For those who don't know me, I was born and raised in Toulouse, France. I left the city in 2003 and moved to Winnipeg, Canada.
Before my last trip to Toulouse in 2016, I used to go back every 12 to 18 months. Unfortunately, many members of my family have passed away over the years, and only a couple of my relatives still live there.
Of course, the pandemic has made travelling very challenging. And I am no longer in my 20s. Flying to France is exhausting (and expensive)! I spend an average of 15 to 17 hours in planes and airports, then lose seven hours instantly. It usually takes me a minimum of two or three days to recover from the lack of sleep. The change of atmosphere is also another challenge for me. Winnipeggers are quiet and friendly. I love Toulouse, but the hustle and bustle of the city requires some getting used to. Further, French people can be quite nosy and in your face...
During my visits to Toulouse, I always take tons of photos, especially of the old area, which boasts amazing architecture! I would like to share some of them with you. Welcome to part 1 of my travelogue.
When the series is over, I'm pretty sure you'll want to visit my birth city!
A Little Bit of History
Toulouse has been inhabited since the 8th century B.C. The original settlers lived in the hills overlooking the Garonne, a few kilometres south of today's city center. The site was also conveniently located between the Pyrénées, the Mediterranean and the Atlantic, which helped make it a major trading center.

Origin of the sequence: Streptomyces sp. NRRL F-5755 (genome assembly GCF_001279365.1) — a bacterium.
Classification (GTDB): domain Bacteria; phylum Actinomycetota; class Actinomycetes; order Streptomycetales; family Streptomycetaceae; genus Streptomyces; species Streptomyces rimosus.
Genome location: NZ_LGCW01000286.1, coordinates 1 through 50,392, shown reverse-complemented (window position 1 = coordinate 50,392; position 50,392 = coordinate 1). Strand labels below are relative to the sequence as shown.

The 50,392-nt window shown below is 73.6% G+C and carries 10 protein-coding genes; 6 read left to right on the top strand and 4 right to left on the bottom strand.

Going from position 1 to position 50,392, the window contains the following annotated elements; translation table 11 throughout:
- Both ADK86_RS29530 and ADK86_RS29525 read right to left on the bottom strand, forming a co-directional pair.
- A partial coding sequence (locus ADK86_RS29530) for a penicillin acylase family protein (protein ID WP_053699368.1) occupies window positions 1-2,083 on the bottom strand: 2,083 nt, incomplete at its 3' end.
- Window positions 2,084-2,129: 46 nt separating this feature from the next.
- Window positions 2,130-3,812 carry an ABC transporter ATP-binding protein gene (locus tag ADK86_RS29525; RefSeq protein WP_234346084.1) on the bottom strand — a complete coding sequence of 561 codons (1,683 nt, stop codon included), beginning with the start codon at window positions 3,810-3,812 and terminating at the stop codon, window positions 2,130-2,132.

Toulouse's first name was Tolosa. Julius Caesar also called it Tolosates. Overall, though, the name has not changed much over the centuries.
According to Wikipedia, the city "was one of the wealthiest and most important cities in Gaul during the pre-Roman era. Gold and silver mines were nearby, and offerings to its shrines and temples accumulated wealth in the city."
Le Griffoul Fountain in Place Saint-Etienne, Toulouse, France:
Same photo in black and white:
Place St Etienne is one the most beautiful squares in Toulouse. It boasts the oldest fountain in the city and the Saint-Etienne Cathedral, a stunning Gothic church that was built over five centuries.
It is also surrounded with antique dealer shops and quaint restaurants and cafés. On Saturdays, there is a second-hand book market.
Jardin des Plantes
One of my favorite photos:
The Jardin des Plantes is a public park and botanical garden located in the old area of the city. It is part of a network of three public gardens that can be accessed via metal footbridges.
The garden is bordered by the Medical school, the 16th-century Natural history museum, the Daniel-Sorano theatre, and the Saint-Exupère church.
Translation of the above sign: "Former Montoulieu Gardens - Simon de Montfort met his end here in 1218 during the Siege of Toulouse, in the course of the Albigensian Crusade. 'The stone hit just where it was needed' (followed by the original Occitan)".
The plaque can be found outside Théâtre Sorano.
Statue of Hippomène by Guillaume Coustou
Le Retour (The Return) by Auguste Seysses.
Le Printemps ou Chloris caressée par Zéphir (Spring or Chloris Caressed by Zephyr) by James Pradier
See you soon for part 2 of my travelogue!
NB: If you wish to use any of my photos, please contact me for permission at [email protected]
That's it for now!
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